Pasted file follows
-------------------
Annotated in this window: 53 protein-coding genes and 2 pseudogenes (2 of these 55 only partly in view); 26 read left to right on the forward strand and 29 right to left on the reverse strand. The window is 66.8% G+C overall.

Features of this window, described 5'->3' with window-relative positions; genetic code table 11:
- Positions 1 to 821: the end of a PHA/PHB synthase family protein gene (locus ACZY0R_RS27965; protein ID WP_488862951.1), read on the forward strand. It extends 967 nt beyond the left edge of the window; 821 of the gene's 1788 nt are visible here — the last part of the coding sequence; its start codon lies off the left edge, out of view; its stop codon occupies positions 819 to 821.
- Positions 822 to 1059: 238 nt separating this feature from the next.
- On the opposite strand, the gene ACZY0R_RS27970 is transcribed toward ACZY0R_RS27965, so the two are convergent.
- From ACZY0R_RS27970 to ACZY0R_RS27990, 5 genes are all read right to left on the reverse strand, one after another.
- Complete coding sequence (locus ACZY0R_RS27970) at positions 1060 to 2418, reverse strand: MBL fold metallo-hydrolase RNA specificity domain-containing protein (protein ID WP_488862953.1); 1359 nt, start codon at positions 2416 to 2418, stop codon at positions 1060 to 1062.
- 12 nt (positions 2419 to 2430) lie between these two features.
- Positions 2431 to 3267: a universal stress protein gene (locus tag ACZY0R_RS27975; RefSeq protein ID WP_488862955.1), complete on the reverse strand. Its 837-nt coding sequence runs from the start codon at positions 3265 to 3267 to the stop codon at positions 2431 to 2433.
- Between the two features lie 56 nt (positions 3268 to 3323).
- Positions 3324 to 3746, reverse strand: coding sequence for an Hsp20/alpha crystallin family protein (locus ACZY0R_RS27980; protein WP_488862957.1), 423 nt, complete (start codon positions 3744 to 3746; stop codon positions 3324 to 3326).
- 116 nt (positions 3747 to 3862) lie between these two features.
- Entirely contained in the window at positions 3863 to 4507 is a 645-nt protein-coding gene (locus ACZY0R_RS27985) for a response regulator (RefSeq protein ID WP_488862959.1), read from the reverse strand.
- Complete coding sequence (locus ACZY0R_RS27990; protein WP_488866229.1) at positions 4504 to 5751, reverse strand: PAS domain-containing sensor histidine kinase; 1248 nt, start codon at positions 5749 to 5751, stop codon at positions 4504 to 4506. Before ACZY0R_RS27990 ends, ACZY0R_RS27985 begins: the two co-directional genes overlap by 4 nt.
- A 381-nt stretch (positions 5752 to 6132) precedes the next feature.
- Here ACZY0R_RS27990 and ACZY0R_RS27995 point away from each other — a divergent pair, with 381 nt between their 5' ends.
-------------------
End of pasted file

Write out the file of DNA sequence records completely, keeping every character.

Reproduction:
Annotated in this window: 53 protein-coding genes and 2 pseudogenes (2 of these 55 only partly in view); 26 read left to right on the forward strand and 29 right to left on the reverse strand. The window is 66.8% G+C overall.

Features of this window, described 5'->3' with window-relative positions; genetic code table 11:
- Positions 1 to 821: the end of a PHA/PHB synthase family protein gene (locus ACZY0R_RS27965; protein ID WP_488862951.1), read on the forward strand. It extends 967 nt beyond the left edge of the window; 821 of the gene's 1788 nt are visible here — the last part of the coding sequence; its start codon lies off the left edge, out of view; its stop codon occupies positions 819 to 821.
- Positions 822 to 1059: 238 nt separating this feature from the next.
- On the opposite strand, the gene ACZY0R_RS27970 is transcribed toward ACZY0R_RS27965, so the two are convergent.
- From ACZY0R_RS27970 to ACZY0R_RS27990, 5 genes are all read right to left on the reverse strand, one after another.
- Complete coding sequence (locus ACZY0R_RS27970) at positions 1060 to 2418, reverse strand: MBL fold metallo-hydrolase RNA specificity domain-containing protein (protein ID WP_488862953.1); 1359 nt, start codon at positions 2416 to 2418, stop codon at positions 1060 to 1062.
- 12 nt (positions 2419 to 2430) lie between these two features.
- Positions 2431 to 3267: a universal stress protein gene (locus tag ACZY0R_RS27975; RefSeq protein ID WP_488862955.1), complete on the reverse strand. Its 837-nt coding sequence runs from the start codon at positions 3265 to 3267 to the stop codon at positions 2431 to 2433.
- Between the two features lie 56 nt (positions 3268 to 3323).
- Positions 3324 to 3746, reverse strand: coding sequence for an Hsp20/alpha crystallin family protein (locus ACZY0R_RS27980; protein WP_488862957.1), 423 nt, complete (start codon positions 3744 to 3746; stop codon positions 3324 to 3326).
- 116 nt (positions 3747 to 3862) lie between these two features.
- Entirely contained in the window at positions 3863 to 4507 is a 645-nt protein-coding gene (locus ACZY0R_RS27985) for a response regulator (RefSeq protein ID WP_488862959.1), read from the reverse strand.
- Complete coding sequence (locus ACZY0R_RS27990; protein WP_488866229.1) at positions 4504 to 5751, reverse strand: PAS domain-containing sensor histidine kinase; 1248 nt, start codon at positions 5749 to 5751, stop codon at positions 4504 to 4506. Before ACZY0R_RS27990 ends, ACZY0R_RS27985 begins: the two co-directional genes overlap by 4 nt.
- A 381-nt stretch (positions 5752 to 6132) precedes the next feature.
- Here ACZY0R_RS27990 and ACZY0R_RS27995 point away from each other — a divergent pair, with 381 nt between their 5' ends.